Our program focuses on on-site soil sampling to provide real data pertinent to conservation practice use. Our analyses can identify carbon, organic matter, and plant nutrient availability in soils. A farming system may seem profitable based on a 1-year budget but that changes when you can quantify long-term soil degradation. Our soil sampling and technical assistance has helped connect data to long-term recommendations of farming practices that improve diversity and robustness and lead to economic gains. We’ve coupled that with access to other local demo. sites and peer influencers to steer early adopters to successful and relevant local projects. By increasing the collective understanding of soil health impacts (agronomic & environmental) we’ve increased demand for assistance.

Progress toward an innovation

The community need we’ve identified is access to technical and financial assistance for farmers and ranchers in South Dakota seeking to improve sustainability, profitability, robustness, and diversity. Historically, there have been few funding mechanisms to provide those services and resources have been limited. The USDA’s Natural Resources Conservation Service is the primary resource in this area, but program availability is highly competitive, and many programs do not fit the needs of the grower. Through this project, we’ve built collaborative partnerships to increase awareness of opportunities, demonstrated successful implementation of recommended practices, and demonstrated successful delivery of our own financial incentives for those practices. The combination of these factors has allowed DU to deliver a unique financial assistance program (RCPP) for farmers and ranchers that supports economic equity gains.

The RCPP program provides flexibilities in the delivery of existing Farm Bill programs like the Environmental Quality Incentives Program (EQIP), with DU providing valuable technical assistance. These projects are coupled with analyses to quantify environmental, financial, and social outcomes from practice implementation, and to promote additional education and peer-to-peer mentorship opportunities to our cooperating farmers.

Without our experiences working collaboratively with partners and cooperators in this project, DU would not be in a position to deliver a program of this scope. Recent allocations by congress indicate a strong commitment of federal funding to the RCPP program, and DU is uniquely suited to deliver that program in the Prairie Pothole Region.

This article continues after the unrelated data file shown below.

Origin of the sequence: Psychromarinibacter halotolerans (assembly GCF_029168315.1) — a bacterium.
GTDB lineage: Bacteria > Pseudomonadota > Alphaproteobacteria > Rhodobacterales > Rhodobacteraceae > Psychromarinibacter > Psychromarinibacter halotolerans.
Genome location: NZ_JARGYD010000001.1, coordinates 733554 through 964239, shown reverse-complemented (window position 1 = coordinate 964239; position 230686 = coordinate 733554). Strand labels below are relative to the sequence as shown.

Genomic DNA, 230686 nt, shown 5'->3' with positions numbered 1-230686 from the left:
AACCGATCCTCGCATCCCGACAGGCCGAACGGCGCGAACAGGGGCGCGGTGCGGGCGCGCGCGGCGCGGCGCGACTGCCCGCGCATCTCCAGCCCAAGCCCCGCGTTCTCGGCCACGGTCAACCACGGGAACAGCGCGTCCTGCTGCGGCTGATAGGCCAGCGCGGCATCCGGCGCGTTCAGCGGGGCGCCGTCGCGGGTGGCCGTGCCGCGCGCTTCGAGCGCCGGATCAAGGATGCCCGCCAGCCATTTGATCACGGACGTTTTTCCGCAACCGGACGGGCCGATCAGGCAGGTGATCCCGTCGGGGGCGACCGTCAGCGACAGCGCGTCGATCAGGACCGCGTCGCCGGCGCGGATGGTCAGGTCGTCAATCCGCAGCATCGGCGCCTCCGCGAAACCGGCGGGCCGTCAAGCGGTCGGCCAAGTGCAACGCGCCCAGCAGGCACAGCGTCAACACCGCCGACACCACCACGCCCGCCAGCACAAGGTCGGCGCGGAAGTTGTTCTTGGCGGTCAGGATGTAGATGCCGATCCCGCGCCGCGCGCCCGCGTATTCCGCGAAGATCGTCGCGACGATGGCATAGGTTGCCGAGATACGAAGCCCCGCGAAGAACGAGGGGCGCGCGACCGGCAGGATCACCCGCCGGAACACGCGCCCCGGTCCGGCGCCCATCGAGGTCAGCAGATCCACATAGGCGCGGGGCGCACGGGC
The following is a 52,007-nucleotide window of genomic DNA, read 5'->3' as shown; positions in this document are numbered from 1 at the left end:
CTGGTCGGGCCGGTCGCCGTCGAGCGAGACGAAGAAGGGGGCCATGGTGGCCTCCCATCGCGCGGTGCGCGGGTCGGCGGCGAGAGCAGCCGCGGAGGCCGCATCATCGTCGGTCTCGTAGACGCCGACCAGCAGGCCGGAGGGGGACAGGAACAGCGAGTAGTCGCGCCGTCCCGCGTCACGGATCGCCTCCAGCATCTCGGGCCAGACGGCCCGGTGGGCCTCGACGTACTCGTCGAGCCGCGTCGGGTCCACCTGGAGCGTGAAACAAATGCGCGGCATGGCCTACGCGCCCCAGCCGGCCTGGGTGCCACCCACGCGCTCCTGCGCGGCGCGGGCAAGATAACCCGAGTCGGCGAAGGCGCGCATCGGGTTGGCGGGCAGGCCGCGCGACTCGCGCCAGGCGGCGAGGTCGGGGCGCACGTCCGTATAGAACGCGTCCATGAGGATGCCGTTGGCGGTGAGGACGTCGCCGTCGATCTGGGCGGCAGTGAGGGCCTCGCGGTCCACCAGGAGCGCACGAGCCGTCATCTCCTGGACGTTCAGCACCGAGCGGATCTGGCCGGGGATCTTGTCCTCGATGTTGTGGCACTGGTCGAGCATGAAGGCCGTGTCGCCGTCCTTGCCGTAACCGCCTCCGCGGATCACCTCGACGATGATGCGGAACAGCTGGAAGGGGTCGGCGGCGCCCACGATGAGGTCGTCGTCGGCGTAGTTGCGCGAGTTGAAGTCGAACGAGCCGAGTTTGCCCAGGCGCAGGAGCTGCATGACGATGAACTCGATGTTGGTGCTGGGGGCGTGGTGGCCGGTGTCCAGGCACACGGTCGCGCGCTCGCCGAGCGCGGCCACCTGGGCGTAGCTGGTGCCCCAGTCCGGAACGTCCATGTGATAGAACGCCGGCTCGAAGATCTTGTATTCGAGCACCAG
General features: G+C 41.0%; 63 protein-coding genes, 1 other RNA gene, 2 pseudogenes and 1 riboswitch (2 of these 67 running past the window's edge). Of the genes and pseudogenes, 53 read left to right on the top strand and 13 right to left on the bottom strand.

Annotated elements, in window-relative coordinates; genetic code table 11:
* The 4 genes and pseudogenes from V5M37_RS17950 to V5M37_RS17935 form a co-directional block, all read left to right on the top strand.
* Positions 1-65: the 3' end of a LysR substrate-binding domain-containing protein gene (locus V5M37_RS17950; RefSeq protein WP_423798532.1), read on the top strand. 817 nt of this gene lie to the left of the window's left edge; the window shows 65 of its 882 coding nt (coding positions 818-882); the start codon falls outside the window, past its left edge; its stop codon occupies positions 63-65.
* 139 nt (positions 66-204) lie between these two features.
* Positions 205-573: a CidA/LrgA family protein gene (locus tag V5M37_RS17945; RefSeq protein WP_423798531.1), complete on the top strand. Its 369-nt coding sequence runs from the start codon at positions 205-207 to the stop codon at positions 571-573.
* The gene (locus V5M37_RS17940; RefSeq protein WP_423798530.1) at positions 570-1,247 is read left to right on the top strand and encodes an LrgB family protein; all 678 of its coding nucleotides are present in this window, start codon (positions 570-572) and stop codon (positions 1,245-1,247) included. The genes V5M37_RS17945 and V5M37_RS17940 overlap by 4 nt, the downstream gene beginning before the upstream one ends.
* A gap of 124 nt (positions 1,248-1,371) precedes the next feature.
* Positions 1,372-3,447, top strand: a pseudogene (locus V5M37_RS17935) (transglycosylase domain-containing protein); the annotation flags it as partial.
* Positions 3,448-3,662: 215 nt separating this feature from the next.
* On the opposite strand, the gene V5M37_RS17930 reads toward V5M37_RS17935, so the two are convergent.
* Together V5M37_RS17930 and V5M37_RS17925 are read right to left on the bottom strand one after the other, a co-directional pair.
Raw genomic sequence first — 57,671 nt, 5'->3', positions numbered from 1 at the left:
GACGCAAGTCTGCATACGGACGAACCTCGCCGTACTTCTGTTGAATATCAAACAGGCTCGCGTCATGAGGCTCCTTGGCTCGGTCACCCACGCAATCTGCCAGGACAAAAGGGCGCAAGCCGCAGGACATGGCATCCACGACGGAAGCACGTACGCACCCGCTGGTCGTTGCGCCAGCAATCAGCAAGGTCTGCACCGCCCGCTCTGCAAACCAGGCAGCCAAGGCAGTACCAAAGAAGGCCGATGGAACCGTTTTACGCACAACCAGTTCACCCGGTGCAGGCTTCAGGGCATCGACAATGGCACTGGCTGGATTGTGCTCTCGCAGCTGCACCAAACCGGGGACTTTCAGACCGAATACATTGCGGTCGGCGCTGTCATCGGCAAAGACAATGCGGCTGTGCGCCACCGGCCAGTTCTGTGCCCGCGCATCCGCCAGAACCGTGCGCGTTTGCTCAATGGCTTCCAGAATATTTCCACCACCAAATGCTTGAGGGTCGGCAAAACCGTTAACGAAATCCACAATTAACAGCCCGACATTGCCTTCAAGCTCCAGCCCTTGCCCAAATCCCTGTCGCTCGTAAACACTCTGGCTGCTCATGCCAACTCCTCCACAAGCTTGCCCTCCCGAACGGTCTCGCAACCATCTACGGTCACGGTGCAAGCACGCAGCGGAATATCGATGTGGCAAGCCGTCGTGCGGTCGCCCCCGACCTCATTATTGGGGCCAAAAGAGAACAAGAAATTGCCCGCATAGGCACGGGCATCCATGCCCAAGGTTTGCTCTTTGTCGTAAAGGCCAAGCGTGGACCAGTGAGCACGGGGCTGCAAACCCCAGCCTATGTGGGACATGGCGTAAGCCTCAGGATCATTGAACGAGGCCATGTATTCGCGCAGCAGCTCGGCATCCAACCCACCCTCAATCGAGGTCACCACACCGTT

What it will take to reach an innovation?


What's next?

Looking forward, this program is primed for growth. DU now has a strong foundation for rapid expansion in our delivery of regenerative agriculture. We will continue to build upon the success of the Dale Demonstration Farm to identify messaging that is most attractive to local growers as well as further explore key indicators that can help instigate change in practice delivery. We will continue to expand opportunities for soil health sampling to steer conversations on practice recommendations to on-site data applicable to specific farms. We will provide services that are desirable and flexible to farmers and ranchers that can improve ecosystem services and build communities.

Our goal is to reach a point in delivery where we can begin to quantify changes at a larger scale than at the farm level. If we can impact projects at the township level, or sub-watershed level, we can really begin to demonstrate outside of our local geography how these practices collectively can impact our larger society. No

If you could do it all over again...

You can’t sell this as a Ducks Unlimited wetland-specific program. If you want to impact a larger agricultural community (and the embedded wetlands involved), you must speak to the needs of local farmers and ranchers. Yes, many of those growers appreciate wetlands and wildlife; but those are not factors that determine how they run their farm or ranch. First and foremost, they must run their farm or ranch in a way that sustains their family, and they must do so in a way that improves sustainability.

One last thought

DU has continued to increase its focus on sustainable agricultural programs across the country. We now have Agriculture Strategic Plans for each region that lay out a clear vision for working with producers and landowners across the country to grow our conservation impact and environmental outcomes (e.g., clean water, healthy soils, abundant wildlife, and sustainable land use and vibrant communities). Ducks Unlimited’s vision is to work in partnership with farmers, ranchers, landowners, cooperatives, etc. to achieve sustainable agricultural landscapes that provide economic prosperity and healthy communities for people, while growing our conservation impact in the highest priority landscapes for North America’s waterfowl.

A recent highlight from this work is our role as a partner on a $40 million USDA Partnerships for Climate-Smart Commodities grant. As a project partner, DU will provide technical assistance in the Prairie Pothole region (North & South Dakota) to help producers implement climate-smart practices related to livestock fencing for grazing of cover crops and water management to avoid conversion of lands that would release greenhouse gases contained in soil.